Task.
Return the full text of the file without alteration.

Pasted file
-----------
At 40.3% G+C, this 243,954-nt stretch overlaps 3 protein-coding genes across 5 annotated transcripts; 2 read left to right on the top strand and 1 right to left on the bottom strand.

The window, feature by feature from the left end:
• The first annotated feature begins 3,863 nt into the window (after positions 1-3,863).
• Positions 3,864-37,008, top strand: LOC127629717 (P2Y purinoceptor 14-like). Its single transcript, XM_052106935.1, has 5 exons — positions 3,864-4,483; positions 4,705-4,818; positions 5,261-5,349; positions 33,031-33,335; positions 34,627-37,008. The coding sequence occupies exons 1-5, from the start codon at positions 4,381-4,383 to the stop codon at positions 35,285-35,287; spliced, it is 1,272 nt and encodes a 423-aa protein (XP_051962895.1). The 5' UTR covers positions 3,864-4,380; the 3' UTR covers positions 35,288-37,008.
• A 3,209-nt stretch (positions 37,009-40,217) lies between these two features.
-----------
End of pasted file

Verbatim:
At 40.3% G+C, this 243,954-nt stretch overlaps 3 protein-coding genes across 5 annotated transcripts; 2 read left to right on the top strand and 1 right to left on the bottom strand.

The window, feature by feature from the left end:
• The first annotated feature begins 3,863 nt into the window (after positions 1-3,863).
• Positions 3,864-37,008, top strand: LOC127629717 (P2Y purinoceptor 14-like). Its single transcript, XM_052106935.1, has 5 exons — positions 3,864-4,483; positions 4,705-4,818; positions 5,261-5,349; positions 33,031-33,335; positions 34,627-37,008. The coding sequence occupies exons 1-5, from the start codon at positions 4,381-4,383 to the stop codon at positions 35,285-35,287; spliced, it is 1,272 nt and encodes a 423-aa protein (XP_051962895.1). The 5' UTR covers positions 3,864-4,380; the 3' UTR covers positions 35,288-37,008.
• A 3,209-nt stretch (positions 37,009-40,217) lies between these two features.